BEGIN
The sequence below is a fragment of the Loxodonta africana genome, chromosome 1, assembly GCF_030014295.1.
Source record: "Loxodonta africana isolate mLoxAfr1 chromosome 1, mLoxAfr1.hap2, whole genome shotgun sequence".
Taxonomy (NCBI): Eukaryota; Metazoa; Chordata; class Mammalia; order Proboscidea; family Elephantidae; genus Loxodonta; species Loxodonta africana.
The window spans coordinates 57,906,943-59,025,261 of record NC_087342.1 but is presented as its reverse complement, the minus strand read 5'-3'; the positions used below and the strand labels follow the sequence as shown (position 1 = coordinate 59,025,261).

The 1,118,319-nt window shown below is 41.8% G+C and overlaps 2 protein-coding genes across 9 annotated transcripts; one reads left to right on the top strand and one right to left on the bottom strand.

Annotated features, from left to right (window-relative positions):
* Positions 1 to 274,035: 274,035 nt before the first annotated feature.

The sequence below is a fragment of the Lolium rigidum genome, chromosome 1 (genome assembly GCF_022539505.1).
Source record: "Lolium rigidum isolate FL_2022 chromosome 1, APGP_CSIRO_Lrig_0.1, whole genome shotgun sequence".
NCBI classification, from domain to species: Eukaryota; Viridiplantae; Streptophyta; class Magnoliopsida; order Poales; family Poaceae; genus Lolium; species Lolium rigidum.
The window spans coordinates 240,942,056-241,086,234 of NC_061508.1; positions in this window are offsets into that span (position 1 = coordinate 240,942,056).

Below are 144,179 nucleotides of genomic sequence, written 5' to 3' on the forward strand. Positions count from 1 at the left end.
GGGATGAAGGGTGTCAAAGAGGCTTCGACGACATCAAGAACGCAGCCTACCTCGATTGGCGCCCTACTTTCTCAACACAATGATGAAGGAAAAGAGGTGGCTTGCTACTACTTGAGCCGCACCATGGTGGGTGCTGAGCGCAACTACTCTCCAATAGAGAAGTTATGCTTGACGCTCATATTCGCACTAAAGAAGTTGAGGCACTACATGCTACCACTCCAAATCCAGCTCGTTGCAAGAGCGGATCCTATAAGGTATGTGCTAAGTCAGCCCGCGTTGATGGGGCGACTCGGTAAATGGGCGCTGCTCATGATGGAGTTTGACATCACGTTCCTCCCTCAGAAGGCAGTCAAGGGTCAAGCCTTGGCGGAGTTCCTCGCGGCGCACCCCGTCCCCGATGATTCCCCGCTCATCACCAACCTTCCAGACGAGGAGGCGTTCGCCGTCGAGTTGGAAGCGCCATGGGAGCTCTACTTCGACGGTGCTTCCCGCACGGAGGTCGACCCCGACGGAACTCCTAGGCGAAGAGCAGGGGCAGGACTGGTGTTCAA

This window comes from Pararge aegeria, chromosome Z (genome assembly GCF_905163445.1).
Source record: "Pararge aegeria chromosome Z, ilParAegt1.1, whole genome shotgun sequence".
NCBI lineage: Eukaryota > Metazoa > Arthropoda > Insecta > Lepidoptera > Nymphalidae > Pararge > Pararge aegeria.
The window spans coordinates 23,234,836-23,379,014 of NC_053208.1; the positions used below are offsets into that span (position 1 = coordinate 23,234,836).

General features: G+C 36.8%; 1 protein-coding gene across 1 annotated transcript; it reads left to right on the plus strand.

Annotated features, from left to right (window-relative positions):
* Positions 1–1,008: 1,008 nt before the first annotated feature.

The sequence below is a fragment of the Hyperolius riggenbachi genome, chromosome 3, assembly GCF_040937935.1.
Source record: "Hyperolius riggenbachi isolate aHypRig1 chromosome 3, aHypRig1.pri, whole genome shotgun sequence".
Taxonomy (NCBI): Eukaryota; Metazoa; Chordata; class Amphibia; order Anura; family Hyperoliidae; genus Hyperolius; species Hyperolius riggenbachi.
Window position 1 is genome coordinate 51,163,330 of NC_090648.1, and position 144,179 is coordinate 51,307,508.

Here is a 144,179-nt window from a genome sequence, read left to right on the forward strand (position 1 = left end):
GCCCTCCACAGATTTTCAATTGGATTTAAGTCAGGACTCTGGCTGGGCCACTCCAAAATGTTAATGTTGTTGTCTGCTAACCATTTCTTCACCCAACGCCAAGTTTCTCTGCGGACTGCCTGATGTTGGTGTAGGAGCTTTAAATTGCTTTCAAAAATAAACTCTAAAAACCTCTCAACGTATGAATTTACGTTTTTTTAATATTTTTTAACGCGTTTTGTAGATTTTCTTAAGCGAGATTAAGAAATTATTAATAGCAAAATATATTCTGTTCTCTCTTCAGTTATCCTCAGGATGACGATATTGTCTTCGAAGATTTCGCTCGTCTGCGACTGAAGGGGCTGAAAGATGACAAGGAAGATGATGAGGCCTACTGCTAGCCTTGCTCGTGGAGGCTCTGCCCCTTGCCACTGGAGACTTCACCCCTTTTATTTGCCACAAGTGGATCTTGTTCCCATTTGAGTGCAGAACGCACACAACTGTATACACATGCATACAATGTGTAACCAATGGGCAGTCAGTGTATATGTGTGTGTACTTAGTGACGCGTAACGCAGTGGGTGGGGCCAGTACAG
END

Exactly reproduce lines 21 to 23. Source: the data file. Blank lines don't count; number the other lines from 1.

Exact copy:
The sequence below is a fragment of the Hyperolius riggenbachi genome, chromosome 3, assembly GCF_040937935.1.
Source record: "Hyperolius riggenbachi isolate aHypRig1 chromosome 3, aHypRig1.pri, whole genome shotgun sequence".
Taxonomy (NCBI): Eukaryota; Metazoa; Chordata; class Amphibia; order Anura; family Hyperoliidae; genus Hyperolius; species Hyperolius riggenbachi.